Presentation

Breakout Sessions

Drug and Other Therapy Development (DOTD)

Led by Steve Roberds, Mary O'Reilly, and Steve Rose

How can we effectively learn from HRA Members (and others) and share what we learn?The Drug and Other Therapy Discovery Working Group will discuss how HRA Members can learn from experiences of our colleagues. We will discuss launching a “venture advisory council” for members to get advice from other experienced HRA members when considering a form of venture philanthropy investment. Also, we will brainstorm about creating or modifying infrastructure to help members share non-confidential “competitive” intelligence. For instance, how can Member ABC, who is interested in drugs against target XYZ, learn that Member DEF is working with lab Q or company R on a suitable compound? What is needed to enable members to systematically find out about such opportunities?

9:30 – 11:00 AM

(90 min)

Creating Networking and Partnering Opportunities

Strategic partnering is becoming an increasingly valuable approach for nonprofits to advance their missions. This session will present three different types of strategic partnerships: partnering with FDA to accelerate approval of new therapies for rare diseases; advocacy partnering to increase support for a mission-related NIH center; and pharmaceutical partnering related to a foundation-developed patient registry. Representatives from the partnering organizations will present why and how they partner to create win-win outcomes, and they will be joined by their partnering HRA members on a panel to address audience questions.

Moderator

Kristen Mueller, PhD

Scientific Program Director| Melanoma Research Alliance

Kristen Mueller, PhD, is the Scientific Program Director of the Melanoma Research Alliance. She received her B.A. in biology from Carleton College and her Ph.D. in immunology from the University of Minnesota. Kristen joined the Melanoma Research Alliance in 2017 with more than 15 years of experience in biomedical research and scientific publishing. She currently manages MRA’s research awards, including the solicitation, peer review, and oversight of approximately $9 to $13 million per year in funded programs. She is also responsible for coordinating MRA’s Annual Scientific Retreat. Prior to joining the Melanoma Research Alliance, Kristen was a Senior Editor at the journal Science. At Science, her primary responsibilities included orchestrating the peer review process for manuscripts covering subjects such as cancer immunology and immunotherapy, infectious disease and vaccines, and also attracting the best research in these fields to Science.

Presenters

Andrea Furia-Helms, MPH

Director, Patient Affairs Staff, Office of Clinical Policy and Programs, Office of the Commissioner | Food and Drug Administration (FDA)

Andrea Furia-Helms is the Director of the Patient Affairs Staff in the Office of Clinical Policy and Programs, Office of the Commissioner. She works with the FDA medical product centers and other offices to support the FDA’s ongoing patient engagement efforts and coordinates cross-cutting patient engagement activities to ensure patients, caregivers, and advocates have opportunities to share their perspectives in the FDA regulatory meetings. Ms. Furia-Helms spent the over ten years in the FDA’s Office of Health and Constituent Affairs where she directed the FDA Patient Representative Program and coordinated patient engagement activities.Prior to FDA, Ms. Furia-Helms was Director of the Back to Sleep (now Safe to Sleep) campaign, a public-private partnership to educate communities on Sudden Infant Death Syndrome (SIDS), at the National Institutes of Health. She developed SIDS outreach initiatives for African American, American Indian and Latino communities.Ms. Furia-Helms has a B.A. in psychology from Framingham State University, a B.S. degree in community health education from University of Maryland, and a Master of Public Health degree from The George Washington University.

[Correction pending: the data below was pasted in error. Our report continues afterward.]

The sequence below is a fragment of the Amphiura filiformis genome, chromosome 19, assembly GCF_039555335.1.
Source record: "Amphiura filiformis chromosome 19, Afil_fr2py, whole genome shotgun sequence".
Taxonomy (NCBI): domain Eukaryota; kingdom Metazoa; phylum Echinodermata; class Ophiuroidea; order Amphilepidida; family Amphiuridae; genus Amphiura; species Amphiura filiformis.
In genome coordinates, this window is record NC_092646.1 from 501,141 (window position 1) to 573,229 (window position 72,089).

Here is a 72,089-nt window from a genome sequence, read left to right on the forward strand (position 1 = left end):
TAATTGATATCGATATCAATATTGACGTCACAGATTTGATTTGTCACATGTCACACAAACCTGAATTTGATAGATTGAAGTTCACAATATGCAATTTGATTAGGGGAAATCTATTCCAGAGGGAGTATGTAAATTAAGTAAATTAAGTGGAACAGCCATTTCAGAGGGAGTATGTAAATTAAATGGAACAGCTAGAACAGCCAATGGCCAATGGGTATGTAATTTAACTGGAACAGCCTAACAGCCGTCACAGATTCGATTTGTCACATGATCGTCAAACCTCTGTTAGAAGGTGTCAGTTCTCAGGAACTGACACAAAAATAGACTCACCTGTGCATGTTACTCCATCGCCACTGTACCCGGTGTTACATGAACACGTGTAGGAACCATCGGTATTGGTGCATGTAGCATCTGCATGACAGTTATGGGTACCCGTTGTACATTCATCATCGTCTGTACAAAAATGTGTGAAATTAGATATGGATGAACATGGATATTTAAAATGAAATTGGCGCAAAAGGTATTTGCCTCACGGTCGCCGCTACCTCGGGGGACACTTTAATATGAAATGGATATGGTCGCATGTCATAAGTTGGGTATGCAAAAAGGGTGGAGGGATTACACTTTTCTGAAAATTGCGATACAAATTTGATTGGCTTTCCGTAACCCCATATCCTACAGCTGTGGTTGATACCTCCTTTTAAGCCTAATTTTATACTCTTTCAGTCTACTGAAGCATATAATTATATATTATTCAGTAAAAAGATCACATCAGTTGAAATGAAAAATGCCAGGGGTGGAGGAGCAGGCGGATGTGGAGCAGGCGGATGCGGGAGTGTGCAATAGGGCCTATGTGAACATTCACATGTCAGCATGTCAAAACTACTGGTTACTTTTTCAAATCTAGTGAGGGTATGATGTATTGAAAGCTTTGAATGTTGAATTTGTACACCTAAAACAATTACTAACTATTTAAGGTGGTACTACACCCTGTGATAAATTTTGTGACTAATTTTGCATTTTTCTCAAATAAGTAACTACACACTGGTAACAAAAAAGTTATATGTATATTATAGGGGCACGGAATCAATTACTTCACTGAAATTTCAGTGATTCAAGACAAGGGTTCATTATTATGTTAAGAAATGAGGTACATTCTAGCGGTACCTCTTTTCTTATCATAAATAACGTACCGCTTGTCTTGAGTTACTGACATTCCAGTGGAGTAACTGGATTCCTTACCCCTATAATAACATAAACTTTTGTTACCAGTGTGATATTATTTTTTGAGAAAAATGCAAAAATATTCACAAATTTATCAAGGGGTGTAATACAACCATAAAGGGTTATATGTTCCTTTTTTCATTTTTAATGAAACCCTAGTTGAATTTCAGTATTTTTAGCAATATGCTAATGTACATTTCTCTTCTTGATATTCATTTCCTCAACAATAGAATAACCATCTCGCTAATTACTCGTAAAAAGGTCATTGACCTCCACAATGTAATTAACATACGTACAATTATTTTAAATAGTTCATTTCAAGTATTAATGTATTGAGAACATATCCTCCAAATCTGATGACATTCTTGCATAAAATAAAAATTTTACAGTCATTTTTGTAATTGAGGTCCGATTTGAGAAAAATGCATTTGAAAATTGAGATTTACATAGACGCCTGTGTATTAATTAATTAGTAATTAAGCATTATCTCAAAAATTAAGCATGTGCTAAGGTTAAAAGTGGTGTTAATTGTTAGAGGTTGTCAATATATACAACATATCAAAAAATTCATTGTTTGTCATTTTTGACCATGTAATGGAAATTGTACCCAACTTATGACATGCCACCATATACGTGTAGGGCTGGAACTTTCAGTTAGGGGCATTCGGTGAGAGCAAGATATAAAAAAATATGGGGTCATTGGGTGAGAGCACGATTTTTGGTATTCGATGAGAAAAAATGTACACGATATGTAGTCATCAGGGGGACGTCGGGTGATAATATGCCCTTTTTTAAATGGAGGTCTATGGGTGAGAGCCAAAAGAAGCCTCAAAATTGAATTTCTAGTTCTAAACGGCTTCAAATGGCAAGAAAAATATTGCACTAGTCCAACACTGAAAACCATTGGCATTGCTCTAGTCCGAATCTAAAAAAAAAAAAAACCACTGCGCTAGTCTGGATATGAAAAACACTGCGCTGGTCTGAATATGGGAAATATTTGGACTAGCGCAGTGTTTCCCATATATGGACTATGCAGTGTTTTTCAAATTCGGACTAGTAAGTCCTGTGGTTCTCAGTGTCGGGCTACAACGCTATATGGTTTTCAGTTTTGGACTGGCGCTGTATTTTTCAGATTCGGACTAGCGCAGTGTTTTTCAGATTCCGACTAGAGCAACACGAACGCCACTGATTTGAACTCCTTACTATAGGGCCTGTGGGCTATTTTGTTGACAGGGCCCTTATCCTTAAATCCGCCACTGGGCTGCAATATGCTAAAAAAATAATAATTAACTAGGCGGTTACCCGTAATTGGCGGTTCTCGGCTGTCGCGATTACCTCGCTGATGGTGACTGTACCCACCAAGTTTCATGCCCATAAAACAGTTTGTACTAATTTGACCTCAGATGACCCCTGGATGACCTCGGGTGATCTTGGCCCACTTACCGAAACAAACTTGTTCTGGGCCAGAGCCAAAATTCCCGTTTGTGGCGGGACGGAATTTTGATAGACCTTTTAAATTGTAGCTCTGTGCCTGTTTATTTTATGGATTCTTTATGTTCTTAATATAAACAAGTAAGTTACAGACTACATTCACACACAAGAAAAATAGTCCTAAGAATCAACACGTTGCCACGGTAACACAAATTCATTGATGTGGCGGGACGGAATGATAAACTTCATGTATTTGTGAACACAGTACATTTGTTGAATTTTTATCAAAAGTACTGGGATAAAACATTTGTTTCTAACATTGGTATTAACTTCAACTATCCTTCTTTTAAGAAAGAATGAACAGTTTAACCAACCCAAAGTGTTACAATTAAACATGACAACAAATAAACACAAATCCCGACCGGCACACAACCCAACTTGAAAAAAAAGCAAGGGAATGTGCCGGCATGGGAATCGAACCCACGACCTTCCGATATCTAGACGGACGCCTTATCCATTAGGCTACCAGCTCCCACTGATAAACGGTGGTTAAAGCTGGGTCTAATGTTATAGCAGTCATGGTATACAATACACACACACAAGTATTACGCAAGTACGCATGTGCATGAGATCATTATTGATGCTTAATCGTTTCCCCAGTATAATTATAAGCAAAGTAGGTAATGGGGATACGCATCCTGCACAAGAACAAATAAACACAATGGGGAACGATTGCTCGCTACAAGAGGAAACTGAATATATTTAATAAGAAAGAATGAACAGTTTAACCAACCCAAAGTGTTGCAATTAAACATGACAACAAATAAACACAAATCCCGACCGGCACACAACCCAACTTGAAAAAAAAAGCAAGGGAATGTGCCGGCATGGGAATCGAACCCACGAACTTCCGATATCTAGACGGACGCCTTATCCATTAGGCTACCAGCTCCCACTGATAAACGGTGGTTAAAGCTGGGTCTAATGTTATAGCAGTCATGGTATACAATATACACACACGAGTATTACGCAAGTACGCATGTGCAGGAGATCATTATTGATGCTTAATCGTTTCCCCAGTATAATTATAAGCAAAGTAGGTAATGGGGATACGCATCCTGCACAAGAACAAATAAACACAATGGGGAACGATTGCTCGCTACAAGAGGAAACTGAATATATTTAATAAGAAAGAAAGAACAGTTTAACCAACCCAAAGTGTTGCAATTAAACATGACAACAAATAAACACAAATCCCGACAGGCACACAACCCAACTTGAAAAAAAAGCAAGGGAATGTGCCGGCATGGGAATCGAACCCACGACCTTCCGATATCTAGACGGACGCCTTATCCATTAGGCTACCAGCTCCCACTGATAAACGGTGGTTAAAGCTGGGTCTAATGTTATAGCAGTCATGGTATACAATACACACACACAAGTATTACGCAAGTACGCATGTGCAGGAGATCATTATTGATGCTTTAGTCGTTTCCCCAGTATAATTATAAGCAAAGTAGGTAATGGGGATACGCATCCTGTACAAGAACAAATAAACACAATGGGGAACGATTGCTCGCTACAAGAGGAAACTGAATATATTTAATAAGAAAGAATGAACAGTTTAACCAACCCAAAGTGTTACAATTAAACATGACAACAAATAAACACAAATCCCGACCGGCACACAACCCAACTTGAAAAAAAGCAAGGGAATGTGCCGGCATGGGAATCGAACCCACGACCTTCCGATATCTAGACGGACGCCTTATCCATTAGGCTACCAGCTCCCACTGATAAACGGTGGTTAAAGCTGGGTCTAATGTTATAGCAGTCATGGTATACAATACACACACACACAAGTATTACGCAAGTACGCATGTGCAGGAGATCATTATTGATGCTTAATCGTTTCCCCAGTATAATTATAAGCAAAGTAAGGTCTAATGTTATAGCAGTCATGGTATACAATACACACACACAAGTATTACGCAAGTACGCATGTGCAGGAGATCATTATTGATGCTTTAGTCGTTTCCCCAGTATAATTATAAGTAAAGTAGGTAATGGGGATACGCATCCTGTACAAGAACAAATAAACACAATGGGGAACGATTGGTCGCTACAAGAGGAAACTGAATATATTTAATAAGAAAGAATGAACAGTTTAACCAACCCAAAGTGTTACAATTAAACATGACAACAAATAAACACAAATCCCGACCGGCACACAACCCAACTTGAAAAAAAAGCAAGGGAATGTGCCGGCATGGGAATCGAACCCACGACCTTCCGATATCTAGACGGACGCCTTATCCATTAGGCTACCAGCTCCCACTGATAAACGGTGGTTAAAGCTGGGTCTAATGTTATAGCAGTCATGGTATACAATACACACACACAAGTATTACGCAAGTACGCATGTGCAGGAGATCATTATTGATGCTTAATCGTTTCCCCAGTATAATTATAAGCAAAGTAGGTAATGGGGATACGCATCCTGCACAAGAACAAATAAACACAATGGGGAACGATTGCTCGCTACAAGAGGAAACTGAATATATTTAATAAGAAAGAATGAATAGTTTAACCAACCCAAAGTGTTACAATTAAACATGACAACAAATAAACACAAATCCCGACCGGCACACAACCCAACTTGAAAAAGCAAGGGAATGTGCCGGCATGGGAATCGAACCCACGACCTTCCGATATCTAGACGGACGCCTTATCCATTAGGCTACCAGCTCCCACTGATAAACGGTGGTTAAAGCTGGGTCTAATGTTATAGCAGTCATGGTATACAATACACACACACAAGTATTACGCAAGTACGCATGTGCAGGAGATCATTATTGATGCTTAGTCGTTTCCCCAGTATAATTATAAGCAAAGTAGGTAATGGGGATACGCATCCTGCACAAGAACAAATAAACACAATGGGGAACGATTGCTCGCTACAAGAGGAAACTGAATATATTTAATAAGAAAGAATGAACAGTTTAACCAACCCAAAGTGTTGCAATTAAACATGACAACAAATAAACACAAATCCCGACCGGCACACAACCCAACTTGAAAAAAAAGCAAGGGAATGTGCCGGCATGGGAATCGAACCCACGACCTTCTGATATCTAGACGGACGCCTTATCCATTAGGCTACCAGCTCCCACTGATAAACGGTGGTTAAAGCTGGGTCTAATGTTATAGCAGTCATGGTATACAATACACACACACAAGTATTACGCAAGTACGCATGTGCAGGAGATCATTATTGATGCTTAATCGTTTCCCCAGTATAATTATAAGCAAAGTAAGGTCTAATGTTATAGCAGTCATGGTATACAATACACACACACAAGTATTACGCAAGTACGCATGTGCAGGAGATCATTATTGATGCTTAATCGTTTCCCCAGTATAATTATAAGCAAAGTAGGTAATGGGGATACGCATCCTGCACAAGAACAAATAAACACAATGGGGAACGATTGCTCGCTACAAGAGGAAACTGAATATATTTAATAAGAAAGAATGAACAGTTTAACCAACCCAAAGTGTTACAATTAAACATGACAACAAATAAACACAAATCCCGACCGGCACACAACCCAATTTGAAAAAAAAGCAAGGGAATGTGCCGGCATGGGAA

Presentation

Debbie Drell

Director of Membership | National Organization for Rare Disorders (NORD)

Debbie is the Director of Membership for the National Organization for Rare Disorders (NORD). She oversees NORD’s Membership programs, which support the collective and individual needs of rare disease patient organizations, patients, and patient advocates through education, research, advocacy, and mentorship. Ms. Drell coordinates the participation of 290 patient organizations — including PHA — and more than 700 executive directors, founders, chief scientific officers, board members and staff.Ms. Drell has 18 years of leadership in nonprofit public health education, awareness and advocacy. Most recently, she spent 13 years as a Senior Director for the Pulmonary Hypertension Association, a NORD member organization. During that time, she helped to grow the organization’s network of support groups from 80 to nearly 300; to develop new services tailored for patients of all ages; and to convene the largest gathering of PH patients in history. Debbie was inspired to enter the field after her sister, Alex, was diagnosed with pulmonary hypertension. Debbie has spoken on a thousand colleges and universities on women’s health issues; delivered speeches on caregiving across the country, including at Johns Hopkins University events; and has moderated panels at the World Orphan Drug Congress European meeting. Debbie has represented the patient voice on several national platforms, including as a member of the Board of Trustees of the American Thoracic Society, a 112-year old medical society boasting global membership of 16,000 pulmonologists, critical care and sleep disorder researchers, clinicians and medical professionals. She has brought the rare disease patient voice to a panel on NPR’s Kojo Nnamdi Show, and was featured in a cover story for Community, the quarterly publication of Caring Voice Coalition, a nonprofit group that provides financial support to people with rare diseases.